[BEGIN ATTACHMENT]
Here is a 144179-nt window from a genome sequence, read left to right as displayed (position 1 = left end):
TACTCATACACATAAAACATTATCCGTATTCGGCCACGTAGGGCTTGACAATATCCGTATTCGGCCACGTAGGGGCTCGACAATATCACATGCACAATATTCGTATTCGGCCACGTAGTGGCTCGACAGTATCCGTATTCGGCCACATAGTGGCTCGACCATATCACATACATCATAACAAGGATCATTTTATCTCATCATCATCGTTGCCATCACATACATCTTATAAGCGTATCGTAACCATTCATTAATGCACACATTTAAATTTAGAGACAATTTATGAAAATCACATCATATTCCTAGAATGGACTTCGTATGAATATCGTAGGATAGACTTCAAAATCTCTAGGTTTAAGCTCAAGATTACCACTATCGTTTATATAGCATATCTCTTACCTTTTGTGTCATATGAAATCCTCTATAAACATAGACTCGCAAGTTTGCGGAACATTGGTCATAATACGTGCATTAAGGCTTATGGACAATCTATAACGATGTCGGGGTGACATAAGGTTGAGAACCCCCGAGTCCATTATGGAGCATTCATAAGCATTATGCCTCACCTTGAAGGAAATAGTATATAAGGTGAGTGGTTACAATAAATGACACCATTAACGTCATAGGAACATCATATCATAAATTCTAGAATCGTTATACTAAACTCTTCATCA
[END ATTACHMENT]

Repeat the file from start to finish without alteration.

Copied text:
Here is a 144179-nt window from a genome sequence, read left to right as displayed (position 1 = left end):
TACTCATACACATAAAACATTATCCGTATTCGGCCACGTAGGGCTTGACAATATCCGTATTCGGCCACGTAGGGGCTCGACAATATCACATGCACAATATTCGTATTCGGCCACGTAGTGGCTCGACAGTATCCGTATTCGGCCACATAGTGGCTCGACCATATCACATACATCATAACAAGGATCATTTTATCTCATCATCATCGTTGCCATCACATACATCTTATAAGCGTATCGTAACCATTCATTAATGCACACATTTAAATTTAGAGACAATTTATGAAAATCACATCATATTCCTAGAATGGACTTCGTATGAATATCGTAGGATAGACTTCAAAATCTCTAGGTTTAAGCTCAAGATTACCACTATCGTTTATATAGCATATCTCTTACCTTTTGTGTCATATGAAATCCTCTATAAACATAGACTCGCAAGTTTGCGGAACATTGGTCATAATACGTGCATTAAGGCTTATGGACAATCTATAACGATGTCGGGGTGACATAAGGTTGAGAACCCCCGAGTCCATTATGGAGCATTCATAAGCATTATGCCTCACCTTGAAGGAAATAGTATATAAGGTGAGTGGTTACAATAAATGACACCATTAACGTCATAGGAACATCATATCATAAATTCTAGAATCGTTATACTAAACTCTTCATCA